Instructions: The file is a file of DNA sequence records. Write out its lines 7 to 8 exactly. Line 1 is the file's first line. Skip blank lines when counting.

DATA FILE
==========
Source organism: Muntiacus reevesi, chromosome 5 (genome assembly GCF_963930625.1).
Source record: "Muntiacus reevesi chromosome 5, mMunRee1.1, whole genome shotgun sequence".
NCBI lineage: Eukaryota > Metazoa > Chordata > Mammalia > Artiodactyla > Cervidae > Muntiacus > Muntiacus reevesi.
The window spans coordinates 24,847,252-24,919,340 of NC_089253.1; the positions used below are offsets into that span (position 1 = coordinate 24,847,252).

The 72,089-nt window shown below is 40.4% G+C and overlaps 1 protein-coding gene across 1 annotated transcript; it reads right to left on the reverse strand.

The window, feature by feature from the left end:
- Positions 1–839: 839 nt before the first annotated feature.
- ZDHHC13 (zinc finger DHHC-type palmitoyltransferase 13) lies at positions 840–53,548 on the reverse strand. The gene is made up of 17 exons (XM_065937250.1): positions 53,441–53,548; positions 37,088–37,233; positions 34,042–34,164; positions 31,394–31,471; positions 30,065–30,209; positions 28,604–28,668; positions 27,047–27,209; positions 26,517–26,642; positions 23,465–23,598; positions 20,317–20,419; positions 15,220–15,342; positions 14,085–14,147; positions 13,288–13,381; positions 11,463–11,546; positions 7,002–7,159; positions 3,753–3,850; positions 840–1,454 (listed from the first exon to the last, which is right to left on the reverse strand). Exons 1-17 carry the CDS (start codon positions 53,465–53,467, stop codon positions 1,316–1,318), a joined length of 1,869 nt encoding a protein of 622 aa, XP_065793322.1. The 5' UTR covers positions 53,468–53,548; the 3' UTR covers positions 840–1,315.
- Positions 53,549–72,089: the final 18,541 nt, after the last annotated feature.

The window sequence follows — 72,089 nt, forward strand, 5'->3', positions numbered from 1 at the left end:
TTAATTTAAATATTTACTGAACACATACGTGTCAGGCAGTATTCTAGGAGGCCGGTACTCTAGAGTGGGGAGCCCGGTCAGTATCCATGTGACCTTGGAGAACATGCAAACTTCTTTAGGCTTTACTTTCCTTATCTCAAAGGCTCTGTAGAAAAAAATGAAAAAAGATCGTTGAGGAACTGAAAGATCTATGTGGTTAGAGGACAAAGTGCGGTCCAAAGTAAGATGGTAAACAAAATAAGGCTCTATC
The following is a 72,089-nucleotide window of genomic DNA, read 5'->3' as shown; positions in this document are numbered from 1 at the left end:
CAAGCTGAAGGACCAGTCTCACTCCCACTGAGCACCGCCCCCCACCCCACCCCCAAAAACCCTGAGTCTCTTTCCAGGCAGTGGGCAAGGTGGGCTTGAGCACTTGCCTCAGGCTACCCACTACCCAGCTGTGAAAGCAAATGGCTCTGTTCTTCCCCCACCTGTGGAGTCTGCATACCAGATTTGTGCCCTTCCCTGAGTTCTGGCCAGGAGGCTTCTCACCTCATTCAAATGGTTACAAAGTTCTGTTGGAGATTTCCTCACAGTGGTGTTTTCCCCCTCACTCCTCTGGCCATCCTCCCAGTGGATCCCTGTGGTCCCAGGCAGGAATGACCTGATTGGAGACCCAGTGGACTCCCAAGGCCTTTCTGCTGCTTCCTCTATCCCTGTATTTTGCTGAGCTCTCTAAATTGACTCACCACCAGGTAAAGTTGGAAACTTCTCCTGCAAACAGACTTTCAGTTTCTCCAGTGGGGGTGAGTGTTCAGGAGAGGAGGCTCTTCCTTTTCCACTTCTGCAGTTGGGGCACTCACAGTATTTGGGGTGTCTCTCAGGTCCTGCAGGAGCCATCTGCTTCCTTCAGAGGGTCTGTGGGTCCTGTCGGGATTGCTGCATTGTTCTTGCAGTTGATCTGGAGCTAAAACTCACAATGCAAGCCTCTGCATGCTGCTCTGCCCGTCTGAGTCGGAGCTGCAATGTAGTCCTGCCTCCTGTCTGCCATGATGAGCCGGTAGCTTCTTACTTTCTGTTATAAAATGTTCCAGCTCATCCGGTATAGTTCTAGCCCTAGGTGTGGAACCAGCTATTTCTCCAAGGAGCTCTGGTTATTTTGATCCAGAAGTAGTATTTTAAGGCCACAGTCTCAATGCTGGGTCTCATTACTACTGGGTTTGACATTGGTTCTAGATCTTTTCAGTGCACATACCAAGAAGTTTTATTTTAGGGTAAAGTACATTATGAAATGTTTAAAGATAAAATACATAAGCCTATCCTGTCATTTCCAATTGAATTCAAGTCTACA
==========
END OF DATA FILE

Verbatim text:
- Positions 1–839: 839 nt before the first annotated feature.
- ZDHHC13 (zinc finger DHHC-type palmitoyltransferase 13) lies at positions 840–53,548 on the reverse strand. The gene is made up of 17 exons (XM_065937250.1): positions 53,441–53,548; positions 37,088–37,233; positions 34,042–34,164; positions 31,394–31,471; positions 30,065–30,209; positions 28,604–28,668; positions 27,047–27,209; positions 26,517–26,642; positions 23,465–23,598; positions 20,317–20,419; positions 15,220–15,342; positions 14,085–14,147; positions 13,288–13,381; positions 11,463–11,546; positions 7,002–7,159; positions 3,753–3,850; positions 840–1,454 (listed from the first exon to the last, which is right to left on the reverse strand). Exons 1-17 carry the CDS (start codon positions 53,465–53,467, stop codon positions 1,316–1,318), a joined length of 1,869 nt encoding a protein of 622 aa, XP_065793322.1. The 5' UTR covers positions 53,468–53,548; the 3' UTR covers positions 840–1,315.